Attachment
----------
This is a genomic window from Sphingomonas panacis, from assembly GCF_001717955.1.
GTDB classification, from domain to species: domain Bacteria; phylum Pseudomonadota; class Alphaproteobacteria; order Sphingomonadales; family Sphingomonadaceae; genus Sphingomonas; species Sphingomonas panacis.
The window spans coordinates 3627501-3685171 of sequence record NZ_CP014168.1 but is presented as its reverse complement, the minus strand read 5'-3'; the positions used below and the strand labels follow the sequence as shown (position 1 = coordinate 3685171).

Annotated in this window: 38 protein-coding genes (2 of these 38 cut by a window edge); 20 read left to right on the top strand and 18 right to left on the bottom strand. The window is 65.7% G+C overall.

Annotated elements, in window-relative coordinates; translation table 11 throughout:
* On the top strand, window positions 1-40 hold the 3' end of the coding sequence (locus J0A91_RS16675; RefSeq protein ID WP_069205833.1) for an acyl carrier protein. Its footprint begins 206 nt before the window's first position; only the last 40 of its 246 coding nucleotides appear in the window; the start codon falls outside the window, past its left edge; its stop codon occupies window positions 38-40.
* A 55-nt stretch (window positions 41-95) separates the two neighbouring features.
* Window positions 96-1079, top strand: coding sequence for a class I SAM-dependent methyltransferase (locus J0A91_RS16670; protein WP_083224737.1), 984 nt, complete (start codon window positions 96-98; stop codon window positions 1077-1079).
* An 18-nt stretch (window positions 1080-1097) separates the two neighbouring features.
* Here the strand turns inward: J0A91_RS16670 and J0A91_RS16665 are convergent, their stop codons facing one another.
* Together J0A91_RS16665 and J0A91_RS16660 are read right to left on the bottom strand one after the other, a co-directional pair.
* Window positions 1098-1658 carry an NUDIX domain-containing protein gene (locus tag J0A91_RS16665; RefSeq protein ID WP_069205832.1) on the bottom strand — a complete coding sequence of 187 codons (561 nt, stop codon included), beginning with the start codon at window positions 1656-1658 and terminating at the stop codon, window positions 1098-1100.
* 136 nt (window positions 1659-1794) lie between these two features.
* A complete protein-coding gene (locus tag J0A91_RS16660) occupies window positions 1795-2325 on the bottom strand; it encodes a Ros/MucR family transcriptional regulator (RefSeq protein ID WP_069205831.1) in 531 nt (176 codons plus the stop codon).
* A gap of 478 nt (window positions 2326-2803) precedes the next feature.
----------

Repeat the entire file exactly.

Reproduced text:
This is a genomic window from Sphingomonas panacis, from assembly GCF_001717955.1.
GTDB classification, from domain to species: domain Bacteria; phylum Pseudomonadota; class Alphaproteobacteria; order Sphingomonadales; family Sphingomonadaceae; genus Sphingomonas; species Sphingomonas panacis.
The window spans coordinates 3627501-3685171 of sequence record NZ_CP014168.1 but is presented as its reverse complement, the minus strand read 5'-3'; the positions used below and the strand labels follow the sequence as shown (position 1 = coordinate 3685171).

Annotated in this window: 38 protein-coding genes (2 of these 38 cut by a window edge); 20 read left to right on the top strand and 18 right to left on the bottom strand. The window is 65.7% G+C overall.

Annotated elements, in window-relative coordinates; translation table 11 throughout:
* On the top strand, window positions 1-40 hold the 3' end of the coding sequence (locus J0A91_RS16675; RefSeq protein ID WP_069205833.1) for an acyl carrier protein. Its footprint begins 206 nt before the window's first position; only the last 40 of its 246 coding nucleotides appear in the window; the start codon falls outside the window, past its left edge; its stop codon occupies window positions 38-40.
* A 55-nt stretch (window positions 41-95) separates the two neighbouring features.
* Window positions 96-1079, top strand: coding sequence for a class I SAM-dependent methyltransferase (locus J0A91_RS16670; protein WP_083224737.1), 984 nt, complete (start codon window positions 96-98; stop codon window positions 1077-1079).
* An 18-nt stretch (window positions 1080-1097) separates the two neighbouring features.
* Here the strand turns inward: J0A91_RS16670 and J0A91_RS16665 are convergent, their stop codons facing one another.
* Together J0A91_RS16665 and J0A91_RS16660 are read right to left on the bottom strand one after the other, a co-directional pair.
* Window positions 1098-1658 carry an NUDIX domain-containing protein gene (locus tag J0A91_RS16665; RefSeq protein ID WP_069205832.1) on the bottom strand — a complete coding sequence of 187 codons (561 nt, stop codon included), beginning with the start codon at window positions 1656-1658 and terminating at the stop codon, window positions 1098-1100.
* 136 nt (window positions 1659-1794) lie between these two features.
* A complete protein-coding gene (locus tag J0A91_RS16660) occupies window positions 1795-2325 on the bottom strand; it encodes a Ros/MucR family transcriptional regulator (RefSeq protein ID WP_069205831.1) in 531 nt (176 codons plus the stop codon).
* A gap of 478 nt (window positions 2326-2803) precedes the next feature.